China’s sovereign wealth fund experiences ‘worst year ever’

Despite the size of their economy and the amount of direct state support, China was far from immune to the global depressions occurring in Europe and the US. In 2011 Chinese investments took a massive hit but in spite of the loss, they feel confident in their long-term positions. CNN reports on the current status of one of the world’s largest sovereign wealth funds:

China’s sovereign wealth fund suffered its worst year ever in 2011, losing 4.3 per cent on its global investment portfolio.

In an annual report that has become the focal point of its efforts to portray itself as a transparent institution, China Investment Corp also confirmed that it had received a $30bn capital injection from the government at the end of last year, boosting its investment firepower.

“As a long-term investor, we are well positioned to withstand short-term volatility in markets, to pursue contrarian investments and to build long-term positions that can capture the premium for less liquidity,” it said.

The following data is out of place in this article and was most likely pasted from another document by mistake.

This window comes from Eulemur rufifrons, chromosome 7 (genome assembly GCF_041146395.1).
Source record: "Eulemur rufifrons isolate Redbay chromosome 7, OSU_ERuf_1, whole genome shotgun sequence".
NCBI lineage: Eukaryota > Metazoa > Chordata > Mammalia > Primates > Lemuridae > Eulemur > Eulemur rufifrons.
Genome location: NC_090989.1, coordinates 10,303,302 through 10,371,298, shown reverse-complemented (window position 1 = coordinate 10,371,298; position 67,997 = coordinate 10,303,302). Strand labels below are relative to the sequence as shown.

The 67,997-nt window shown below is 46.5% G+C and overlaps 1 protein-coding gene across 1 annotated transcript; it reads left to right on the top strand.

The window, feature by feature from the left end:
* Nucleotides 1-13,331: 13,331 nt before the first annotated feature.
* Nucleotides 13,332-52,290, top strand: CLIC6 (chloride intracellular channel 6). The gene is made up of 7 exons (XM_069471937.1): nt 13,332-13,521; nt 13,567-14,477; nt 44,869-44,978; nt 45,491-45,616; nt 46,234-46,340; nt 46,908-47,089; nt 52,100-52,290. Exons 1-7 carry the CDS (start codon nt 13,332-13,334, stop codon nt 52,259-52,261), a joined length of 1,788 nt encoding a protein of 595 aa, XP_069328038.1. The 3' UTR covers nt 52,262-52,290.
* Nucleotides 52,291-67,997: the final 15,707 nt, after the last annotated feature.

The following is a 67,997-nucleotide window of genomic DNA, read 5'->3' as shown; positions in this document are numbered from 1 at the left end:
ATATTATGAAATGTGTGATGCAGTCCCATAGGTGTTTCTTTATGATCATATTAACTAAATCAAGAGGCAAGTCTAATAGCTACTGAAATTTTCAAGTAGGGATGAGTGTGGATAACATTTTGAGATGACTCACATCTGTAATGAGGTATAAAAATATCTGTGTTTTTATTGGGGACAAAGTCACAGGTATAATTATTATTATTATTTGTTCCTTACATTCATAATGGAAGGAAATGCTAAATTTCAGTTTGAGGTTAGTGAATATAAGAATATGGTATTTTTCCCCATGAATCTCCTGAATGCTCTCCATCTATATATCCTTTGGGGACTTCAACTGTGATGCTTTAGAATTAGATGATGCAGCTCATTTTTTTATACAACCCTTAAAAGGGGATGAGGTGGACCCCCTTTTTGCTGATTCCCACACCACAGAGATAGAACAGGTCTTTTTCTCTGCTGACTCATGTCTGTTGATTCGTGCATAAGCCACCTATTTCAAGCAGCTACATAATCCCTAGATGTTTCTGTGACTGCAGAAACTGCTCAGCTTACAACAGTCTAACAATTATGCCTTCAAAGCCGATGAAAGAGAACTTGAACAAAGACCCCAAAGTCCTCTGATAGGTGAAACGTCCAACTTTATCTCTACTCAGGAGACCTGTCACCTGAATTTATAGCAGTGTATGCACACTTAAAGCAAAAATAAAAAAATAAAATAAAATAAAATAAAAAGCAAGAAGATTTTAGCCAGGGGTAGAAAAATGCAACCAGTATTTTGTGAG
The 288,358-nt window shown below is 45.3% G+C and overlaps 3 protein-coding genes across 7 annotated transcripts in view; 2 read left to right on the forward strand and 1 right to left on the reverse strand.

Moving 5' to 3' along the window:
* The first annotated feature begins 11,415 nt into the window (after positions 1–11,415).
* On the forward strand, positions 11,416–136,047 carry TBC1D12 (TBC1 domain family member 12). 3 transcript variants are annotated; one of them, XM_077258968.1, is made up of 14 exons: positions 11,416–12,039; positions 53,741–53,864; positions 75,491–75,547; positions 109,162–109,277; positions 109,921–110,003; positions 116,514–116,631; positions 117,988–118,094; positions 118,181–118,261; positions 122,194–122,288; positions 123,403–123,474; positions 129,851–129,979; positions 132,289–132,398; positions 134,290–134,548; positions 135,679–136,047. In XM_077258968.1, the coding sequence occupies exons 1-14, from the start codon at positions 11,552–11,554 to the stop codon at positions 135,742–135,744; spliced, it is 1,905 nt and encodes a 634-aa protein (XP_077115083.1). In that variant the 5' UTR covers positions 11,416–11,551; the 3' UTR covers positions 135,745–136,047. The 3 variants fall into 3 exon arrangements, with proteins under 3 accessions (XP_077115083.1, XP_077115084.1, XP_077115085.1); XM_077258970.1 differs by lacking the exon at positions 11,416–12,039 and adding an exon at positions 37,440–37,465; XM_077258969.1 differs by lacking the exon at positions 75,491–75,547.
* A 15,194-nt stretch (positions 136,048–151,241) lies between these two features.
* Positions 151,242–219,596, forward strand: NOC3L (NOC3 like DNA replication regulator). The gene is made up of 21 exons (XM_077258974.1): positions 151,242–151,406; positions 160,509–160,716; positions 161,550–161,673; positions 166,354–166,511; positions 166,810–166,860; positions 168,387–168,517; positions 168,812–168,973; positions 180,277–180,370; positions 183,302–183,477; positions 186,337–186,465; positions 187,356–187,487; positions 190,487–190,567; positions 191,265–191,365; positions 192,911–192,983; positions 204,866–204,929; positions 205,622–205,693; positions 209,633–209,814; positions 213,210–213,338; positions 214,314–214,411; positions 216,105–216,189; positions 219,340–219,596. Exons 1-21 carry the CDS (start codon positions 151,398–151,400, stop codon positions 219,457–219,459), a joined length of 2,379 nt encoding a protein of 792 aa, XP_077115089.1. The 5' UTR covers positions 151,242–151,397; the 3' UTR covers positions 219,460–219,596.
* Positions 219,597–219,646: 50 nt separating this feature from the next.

It blamed its weaker performance in 2011 on a weak market and the fact that many of its private equity holdings are still at their investment stage.

“In 2011, we built up our long-term asset portfolio and weighted it toward long-term assets. We steadily built positions in private equity investments across various industries, especially those in emerging markets,” it said.

CIC managed $482bn in assets at the end of last year, according to the report. However, the bulk of that is accounted for by its control of Central Huijin, the government’s main holding company for its stakes in China’s biggest banks.

CIC’s overseas assets — its true measure as a sovereign wealth fund — reached $147bn at the end of last year.

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